Tuesday, February 24, 2009

Timing of Sparse Matrix Multiplication in Mathprog, Ampl and GAMS

> In Mathprog, can I use sparse matrix multplication?
In GAMS parameters are stored sparse and also the operations are executed sparse automatically. This can make a large difference in performance (cpu time and memory usage). Below I will investigate how GAMS, AMPL and Mathprog behave on a sparse matrix multiplication.
Here is a small example of multiplying two identity matrices in AMPL or Mathprog:
param N := 250;
set I := {1..N};
param A{i in I, j in I} := if (i=j) then 1;
param B{i in I, j in I} := if (i=j) then 1;
param C{i in I, j in I} := sum{k in I} A[i,k]*B[k,j];
param s := sum{i in I, j in I} C[i,j];
display s;
end;

Using the timeit.exe tool from the windows 2003 resource kit, we see:
C:\projects\glpk\glpk\bin>timeit glpsol --math x.mod
Reading model section from x.mod...
9 lines were read
Display statement at line 7
s = 250
Model has been successfully generated
Problem has no rows

Version Number: Windows NT 6.0 (Build 6001)
Exit Time: 4:28 pm, Tuesday, February 24 2009
Elapsed Time: 0:00:51.025
Process Time: 0:00:50.076
System Calls: 3306455
Context Switches: 841545
Page Faults: 191189
Bytes Read: 36549676
Bytes Written: 1409054
Bytes Other: 120151

C:\projects\glpk\glpk\bin>timeit \projects\ampl\amplcml\ampl.exe x.mod
s = 250


Version Number: Windows NT 6.0 (Build 6001)
Exit Time: 4:28 pm, Tuesday, February 24 2009
Elapsed Time: 0:00:02.571
Process Time: 0:00:02.542
System Calls: 104208
Context Switches: 20998
Page Faults: 9767
Bytes Read: 59854
Bytes Written: 784
Bytes Other: 6240

C:\projects\glpk\glpk\bin>

I.e. Mathprog takes 50 seconds and AMPL only 3 seconds. This difference is largely due to smarter implementation in AMPL, but likely not to better sparse execution. If we fill the matrices A and B with all ones we get similar timings (50 vs 3 seconds).
When we translate this to GAMS:
set i /1*250/;
alias (i,j,k);
parameter A(i,j),B(i,j),C(i,j);
A(i,i) = 1;
B(i,i) = 1;
C(i,j) = sum(k, A(i,k)*B(k,j));
scalar s;
s = sum((i,j),C(i,j));
display s;

we get even better performance:
C:\projects\glpk\glpk\bin>timeit gams.exe x.gms
--- Job x.gms Start 02/24/09 16:33:00 WEX-WEI 23.0.2 x86_64/MS Windows
GAMS Rev 230 Copyright (C) 1987-2009 GAMS Development. All rights reserved
Licensee: Erwin Kalvelagen G090213/0001CV-WIN
Amsterdam Optimization Modeling Group DC4572
--- Starting compilation
--- x.gms(9) 3 Mb
--- Starting execution: elapsed 0:00:00.008
--- x.gms(9) 4 Mb
*** Status: Normal completion
--- Job x.gms Stop 02/24/09 16:33:00 elapsed 0:00:00.031

Version Number: Windows NT 6.0 (Build 6001)
Exit Time: 4:33 pm, Tuesday, February 24 2009
Elapsed Time: 0:00:00.109
Process Time: 0:00:00.015
System Calls: 7493
Context Switches: 1558
Page Faults: 3959
Bytes Read: 495203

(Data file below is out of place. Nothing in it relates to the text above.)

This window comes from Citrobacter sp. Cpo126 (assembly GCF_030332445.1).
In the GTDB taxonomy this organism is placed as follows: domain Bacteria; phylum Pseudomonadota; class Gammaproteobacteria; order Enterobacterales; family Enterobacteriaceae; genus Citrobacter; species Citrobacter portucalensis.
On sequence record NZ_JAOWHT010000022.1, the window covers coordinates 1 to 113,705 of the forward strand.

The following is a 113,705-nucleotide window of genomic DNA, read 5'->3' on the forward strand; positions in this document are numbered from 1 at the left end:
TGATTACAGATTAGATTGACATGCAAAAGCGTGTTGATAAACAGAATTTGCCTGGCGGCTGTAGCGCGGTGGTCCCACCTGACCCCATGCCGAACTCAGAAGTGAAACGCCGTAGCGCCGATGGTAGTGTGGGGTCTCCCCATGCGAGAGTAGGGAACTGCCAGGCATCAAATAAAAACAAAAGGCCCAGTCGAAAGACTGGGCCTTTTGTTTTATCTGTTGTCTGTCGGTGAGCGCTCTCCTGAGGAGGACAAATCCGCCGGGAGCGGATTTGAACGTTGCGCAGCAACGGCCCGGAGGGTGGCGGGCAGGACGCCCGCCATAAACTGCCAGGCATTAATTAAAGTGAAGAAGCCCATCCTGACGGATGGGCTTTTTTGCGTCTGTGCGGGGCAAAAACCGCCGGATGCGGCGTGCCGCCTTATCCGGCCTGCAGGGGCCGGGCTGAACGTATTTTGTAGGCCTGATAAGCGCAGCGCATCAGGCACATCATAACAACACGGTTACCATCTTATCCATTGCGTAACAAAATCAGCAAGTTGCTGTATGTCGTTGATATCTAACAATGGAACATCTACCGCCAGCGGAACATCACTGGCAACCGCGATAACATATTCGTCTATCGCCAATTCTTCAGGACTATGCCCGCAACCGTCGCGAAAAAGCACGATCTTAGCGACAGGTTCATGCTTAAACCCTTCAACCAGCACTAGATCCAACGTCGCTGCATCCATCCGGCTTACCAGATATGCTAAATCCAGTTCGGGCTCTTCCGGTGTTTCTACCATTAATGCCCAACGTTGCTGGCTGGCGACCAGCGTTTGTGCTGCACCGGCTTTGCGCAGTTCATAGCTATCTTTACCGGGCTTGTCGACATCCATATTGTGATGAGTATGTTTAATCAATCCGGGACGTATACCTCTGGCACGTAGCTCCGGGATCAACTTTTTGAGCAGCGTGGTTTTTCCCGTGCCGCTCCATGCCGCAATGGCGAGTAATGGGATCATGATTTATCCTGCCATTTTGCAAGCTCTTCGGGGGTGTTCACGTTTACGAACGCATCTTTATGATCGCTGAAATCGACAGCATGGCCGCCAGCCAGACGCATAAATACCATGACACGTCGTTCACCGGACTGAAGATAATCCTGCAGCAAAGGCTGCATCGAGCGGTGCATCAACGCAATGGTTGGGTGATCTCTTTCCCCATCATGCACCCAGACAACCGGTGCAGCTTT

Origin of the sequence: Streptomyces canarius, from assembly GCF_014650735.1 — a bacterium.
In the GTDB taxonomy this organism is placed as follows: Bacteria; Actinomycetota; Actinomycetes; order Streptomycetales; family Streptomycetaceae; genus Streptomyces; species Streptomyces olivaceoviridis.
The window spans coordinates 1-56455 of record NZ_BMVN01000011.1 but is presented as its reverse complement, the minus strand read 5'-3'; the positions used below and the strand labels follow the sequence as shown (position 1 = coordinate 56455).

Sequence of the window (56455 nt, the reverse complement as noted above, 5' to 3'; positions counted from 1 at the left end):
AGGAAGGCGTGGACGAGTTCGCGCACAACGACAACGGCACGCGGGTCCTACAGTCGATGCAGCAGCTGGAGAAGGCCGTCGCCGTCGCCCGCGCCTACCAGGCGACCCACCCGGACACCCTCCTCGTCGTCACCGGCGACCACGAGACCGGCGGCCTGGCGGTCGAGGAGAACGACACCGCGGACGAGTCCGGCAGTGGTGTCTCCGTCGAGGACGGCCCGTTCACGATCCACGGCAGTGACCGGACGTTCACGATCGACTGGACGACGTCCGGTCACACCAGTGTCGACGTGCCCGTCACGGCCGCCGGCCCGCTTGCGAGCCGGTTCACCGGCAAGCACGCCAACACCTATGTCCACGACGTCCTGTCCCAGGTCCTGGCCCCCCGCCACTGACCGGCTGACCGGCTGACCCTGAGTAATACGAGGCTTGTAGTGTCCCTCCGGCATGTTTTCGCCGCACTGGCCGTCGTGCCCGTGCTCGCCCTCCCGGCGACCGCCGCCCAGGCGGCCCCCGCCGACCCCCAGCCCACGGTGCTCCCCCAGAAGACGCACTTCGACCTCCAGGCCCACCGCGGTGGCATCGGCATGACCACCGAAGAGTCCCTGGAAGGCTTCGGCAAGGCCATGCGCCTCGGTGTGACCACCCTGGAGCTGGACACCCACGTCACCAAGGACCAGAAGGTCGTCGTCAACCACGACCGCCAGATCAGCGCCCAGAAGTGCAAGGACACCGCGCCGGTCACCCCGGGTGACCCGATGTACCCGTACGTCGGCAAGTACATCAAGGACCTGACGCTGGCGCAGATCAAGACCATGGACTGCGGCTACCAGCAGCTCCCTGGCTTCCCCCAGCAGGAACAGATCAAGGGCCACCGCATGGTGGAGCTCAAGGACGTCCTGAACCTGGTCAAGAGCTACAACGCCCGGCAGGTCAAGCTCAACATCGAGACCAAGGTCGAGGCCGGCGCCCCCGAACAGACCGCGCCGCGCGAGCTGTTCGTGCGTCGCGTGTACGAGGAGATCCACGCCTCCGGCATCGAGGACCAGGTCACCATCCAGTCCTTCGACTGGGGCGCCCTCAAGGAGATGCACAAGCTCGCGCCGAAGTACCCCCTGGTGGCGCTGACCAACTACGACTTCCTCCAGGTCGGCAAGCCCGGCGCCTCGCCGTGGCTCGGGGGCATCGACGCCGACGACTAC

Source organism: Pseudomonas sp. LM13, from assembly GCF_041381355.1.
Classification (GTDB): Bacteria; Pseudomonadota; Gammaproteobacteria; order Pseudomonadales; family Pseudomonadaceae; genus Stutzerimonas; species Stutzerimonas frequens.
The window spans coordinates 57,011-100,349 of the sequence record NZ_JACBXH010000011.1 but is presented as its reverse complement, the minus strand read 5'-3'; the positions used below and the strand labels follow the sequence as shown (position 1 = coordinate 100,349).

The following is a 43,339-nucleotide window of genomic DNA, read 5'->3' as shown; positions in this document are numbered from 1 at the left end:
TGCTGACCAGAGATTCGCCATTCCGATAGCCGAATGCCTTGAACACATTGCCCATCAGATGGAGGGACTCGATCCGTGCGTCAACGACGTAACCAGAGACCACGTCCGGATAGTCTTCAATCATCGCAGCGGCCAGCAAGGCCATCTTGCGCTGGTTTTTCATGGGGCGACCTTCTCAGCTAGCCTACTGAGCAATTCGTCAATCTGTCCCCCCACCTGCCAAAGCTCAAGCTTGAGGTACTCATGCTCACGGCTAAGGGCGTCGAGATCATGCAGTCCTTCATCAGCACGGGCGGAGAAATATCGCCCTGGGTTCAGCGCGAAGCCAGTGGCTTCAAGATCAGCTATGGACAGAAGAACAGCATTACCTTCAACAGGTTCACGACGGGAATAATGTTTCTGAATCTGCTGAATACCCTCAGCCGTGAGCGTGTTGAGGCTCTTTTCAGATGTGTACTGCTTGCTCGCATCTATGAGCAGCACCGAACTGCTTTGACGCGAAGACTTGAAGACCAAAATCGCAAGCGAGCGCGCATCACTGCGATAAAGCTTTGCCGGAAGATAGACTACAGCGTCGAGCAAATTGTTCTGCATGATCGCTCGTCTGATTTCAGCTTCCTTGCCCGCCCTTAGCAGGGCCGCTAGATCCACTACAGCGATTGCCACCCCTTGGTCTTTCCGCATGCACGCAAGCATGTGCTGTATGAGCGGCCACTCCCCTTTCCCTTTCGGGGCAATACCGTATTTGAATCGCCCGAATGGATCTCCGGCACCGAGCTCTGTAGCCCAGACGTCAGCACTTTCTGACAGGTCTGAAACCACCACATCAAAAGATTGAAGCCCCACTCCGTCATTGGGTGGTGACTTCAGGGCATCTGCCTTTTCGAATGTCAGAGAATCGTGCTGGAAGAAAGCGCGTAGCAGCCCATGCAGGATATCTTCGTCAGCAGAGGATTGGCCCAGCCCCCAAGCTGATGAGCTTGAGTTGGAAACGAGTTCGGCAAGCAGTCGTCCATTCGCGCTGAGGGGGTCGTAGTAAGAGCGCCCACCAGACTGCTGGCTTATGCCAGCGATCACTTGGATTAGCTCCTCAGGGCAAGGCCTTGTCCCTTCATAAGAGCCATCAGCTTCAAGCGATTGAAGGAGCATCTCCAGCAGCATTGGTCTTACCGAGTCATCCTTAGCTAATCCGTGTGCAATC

Bytes Written: 418566
Bytes Other: 702554

C:\projects\glpk\glpk\bin>


I.e. only 0.1 seconds. This is indeed due to sparse processing of the matrix multiplication. If we fill A and B with ones then the GAMS timing becomes close to AMPL: about 3 seconds. Indeed when we look at the GAMS profiling information we see how sparsity is exploited in the different statements:
**** SPARSE MODEL (Unity matrix)
---- 1 ExecInit 0.000 0.000 SECS 3 Mb
---- 4 Assignment A 0.000 0.000 SECS 4 Mb 250
---- 5 Assignment B 0.000 0.000 SECS 4 Mb 250
---- 6 Assignment C 0.016 0.016 SECS 4 Mb 250
---- 8 Assignment s 0.000 0.016 SECS 4 Mb

---- 9 PARAMETER s = 250.000
---- 9 Display 0.000 0.016 SECS 4 Mb

**** DENSE MODEL (Matrix with ones)

---- 1 ExecInit 0.000 0.000 SECS 3 Mb
---- 4 Assignment A 0.000 0.000 SECS 6 Mb 62500
---- 5 Assignment B 0.015 0.015 SECS 8 Mb 62500
---- 6 Assignment C 2.746 2.761 SECS 13 Mb 62500
---- 8 Assignment s 0.000 2.761 SECS 13 Mb

---- 9 PARAMETER s = 1.562500E+7
---- 9 Display 0.000 2.761 SECS 13 Mb

All the action is in the assignment to C and this is where GAMS really shows it strength. To summarize, the timings are roughly:

Model Mathprog AMPL GAMS
sparse (identity) 50 sec 3 sec 0.1 sec
dense (all ones) 50 sec 3 sec 3 sec

I suspect AMPL is not fully exploiting sparsity here. In general AMPL does however do a really good job in using sparse patterns during model generation with performance similar to GAMS. I have seen before models with Mathprog is just collapsing where the same model executes and generates very quickly under AMPL or GAMS. Nevertheless it is quite amazing how many models generate fast with Mathprog. This is likely because in many cases, although the final LP matrix is very large and sparse, substructures in the model can often be dense and relatively small. I.e. many models can be generated quite efficiently using dense technology for most operations. Only when the substructures become very large and sparse, better sparse technology -- i.e. loop over the nonzero elements only -- as used in GAMS (and AMPL) becomes necessary.